All the chairs are immovable, and the sofa weighs several tons.
On the same floor, and opening out of this same chamber, are dining-room, drawing-room, and divers bedrooms: each with a multiplicity of doors and windows. Up-stairs are divers other gaunt chambers, and a kitchen; and down-stairs is another kitchen, which, with all sorts of strange contrivances for burning charcoal, looks like an alchemical laboratory. There are also some half- dozen small sitting-rooms, where the servants in this hot July, may escape from the heat of the fire, and where the brave Courier plays all sorts of musical instruments of his own manufacture, all the evening long. A mighty old, wandering, ghostly, echoing, grim, bare house it is, as ever I beheld or thought of.
There is a little vine-covered terrace, opening from the drawing- room; and under this terrace, and forming one side of the little garden, is what used to be the stable. It is now a cow-house, and has three cows in it, so that we get new milk by the bucketful. There is no pasturage near, and they never go out, but are constantly lying down, and surfeiting themselves with vine-leaves-- perfect Italian cows enjoying the dolce far' niente all day long. They are presided over, and slept with, by an old man named Antonio, and his son; two burnt-sienna natives with naked legs and feet, who wear, each, a shirt, a pair of trousers, and a red sash, with a relic, or some sacred charm like the bonbon off a twelfth- cake, hanging round the neck. The old man is very anxious to convert me to the Catholic faith, and exhorts me frequently. We sit upon a stone by the door, sometimes in the evening, like Robinson Crusoe and Friday reversed; and he generally relates, towards my conversion, an abridgment of the History of Saint Peter- -chiefly, I believe, from the unspeakable delight he has in his imitation of the cock.
The view, as I have said, is charming; but in the day you must keep the lattice-blinds close shut, or the sun would drive you mad; and when the sun goes down you must shut up all the windows, or the mosquitoes would tempt you to commit suicide. So at this time of the year, you don't see much of the prospect within doors. As for the flies, you don't mind them. Nor the fleas, whose size is prodigious, and whose name is Legion, and who populate the coach- house to that extent that I daily expect to see the carriage going off bodily, drawn by myriads of industrious fleas in harness. The rats are kept away, quite comfortably, by scores of lean cats, who roam about the garden for that purpose. The lizards, of course, nobody cares for; they play in the sun, and don't bite. The little scorpions are merely curious. The beetles are rather late, and have not appeared yet. The frogs are company. There is a preserve of them in the grounds of the next villa; and after nightfall, one would think that scores upon scores of women in pattens were going up and down a wet stone pavement without a moment's cessation. That is exactly the noise they make.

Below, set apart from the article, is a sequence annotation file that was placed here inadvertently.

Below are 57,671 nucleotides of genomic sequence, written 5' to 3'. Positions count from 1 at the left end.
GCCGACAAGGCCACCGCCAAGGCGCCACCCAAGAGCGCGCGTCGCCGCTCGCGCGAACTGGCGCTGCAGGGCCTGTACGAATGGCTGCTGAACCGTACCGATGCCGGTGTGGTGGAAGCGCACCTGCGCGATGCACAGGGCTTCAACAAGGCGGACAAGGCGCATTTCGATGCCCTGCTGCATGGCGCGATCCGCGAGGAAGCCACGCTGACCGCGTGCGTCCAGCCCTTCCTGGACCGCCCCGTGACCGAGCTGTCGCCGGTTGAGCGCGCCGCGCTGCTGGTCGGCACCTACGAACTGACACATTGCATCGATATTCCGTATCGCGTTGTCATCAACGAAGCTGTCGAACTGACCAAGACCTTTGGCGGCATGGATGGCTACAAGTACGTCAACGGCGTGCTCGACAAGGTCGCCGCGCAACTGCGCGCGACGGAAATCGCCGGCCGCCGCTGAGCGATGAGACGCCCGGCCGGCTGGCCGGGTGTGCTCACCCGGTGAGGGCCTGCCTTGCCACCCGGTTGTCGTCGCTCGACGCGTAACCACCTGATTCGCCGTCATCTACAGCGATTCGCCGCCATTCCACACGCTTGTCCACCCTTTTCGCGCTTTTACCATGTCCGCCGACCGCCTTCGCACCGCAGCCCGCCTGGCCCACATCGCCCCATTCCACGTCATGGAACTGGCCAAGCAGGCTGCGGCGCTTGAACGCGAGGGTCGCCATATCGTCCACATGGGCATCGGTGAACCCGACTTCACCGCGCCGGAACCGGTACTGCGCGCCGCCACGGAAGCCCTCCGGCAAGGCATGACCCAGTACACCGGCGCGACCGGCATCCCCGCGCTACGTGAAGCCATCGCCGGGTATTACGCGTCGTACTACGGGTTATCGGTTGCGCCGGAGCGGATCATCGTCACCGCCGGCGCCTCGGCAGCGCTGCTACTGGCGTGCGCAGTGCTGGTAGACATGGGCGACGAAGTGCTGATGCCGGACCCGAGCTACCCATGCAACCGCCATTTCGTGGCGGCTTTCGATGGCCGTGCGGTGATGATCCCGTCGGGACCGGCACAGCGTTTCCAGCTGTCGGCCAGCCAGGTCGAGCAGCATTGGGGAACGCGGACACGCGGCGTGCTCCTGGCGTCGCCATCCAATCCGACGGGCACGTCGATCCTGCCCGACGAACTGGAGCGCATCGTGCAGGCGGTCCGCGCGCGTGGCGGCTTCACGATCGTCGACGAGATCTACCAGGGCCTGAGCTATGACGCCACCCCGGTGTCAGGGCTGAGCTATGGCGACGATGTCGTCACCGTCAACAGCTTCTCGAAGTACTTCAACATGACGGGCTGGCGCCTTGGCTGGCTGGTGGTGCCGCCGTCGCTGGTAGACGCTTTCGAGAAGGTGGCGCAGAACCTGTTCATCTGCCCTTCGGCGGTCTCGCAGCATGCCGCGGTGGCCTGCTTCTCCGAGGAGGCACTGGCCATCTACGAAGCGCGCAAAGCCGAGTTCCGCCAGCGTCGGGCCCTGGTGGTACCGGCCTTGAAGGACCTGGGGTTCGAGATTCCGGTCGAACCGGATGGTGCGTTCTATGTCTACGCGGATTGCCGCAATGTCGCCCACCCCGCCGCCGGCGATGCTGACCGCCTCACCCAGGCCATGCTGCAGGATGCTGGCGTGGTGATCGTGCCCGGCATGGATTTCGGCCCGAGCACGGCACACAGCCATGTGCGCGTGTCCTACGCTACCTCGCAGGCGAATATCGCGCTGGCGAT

The ruined chapel, on the picturesque and beautiful sea-shore, was dedicated, once upon a time, to Saint John the Baptist. I believe there is a legend that Saint John's bones were received there, with various solemnities, when they were first brought to Genoa; for Genoa possesses them to this day. When there is any uncommon tempest at sea, they are brought out and exhibited to the raging weather, which they never fail to calm. In consequence of this connection of Saint John with the city, great numbers of the common people are christened Giovanni Baptista, which latter name is pronounced in the Genoese patois 'Batcheetcha,' like a sneeze. To hear everybody calling everybody else Batcheetcha, on a Sunday, or festa-day, when there are crowds in the streets, is not a little singular and amusing to a stranger.
The narrow lanes have great villas opening into them, whose walls (outside walls, I mean) are profusely painted with all sorts of subjects, grim and holy. But time and the sea-air have nearly obliterated them; and they look like the entrance to Vauxhall Gardens on a sunny day.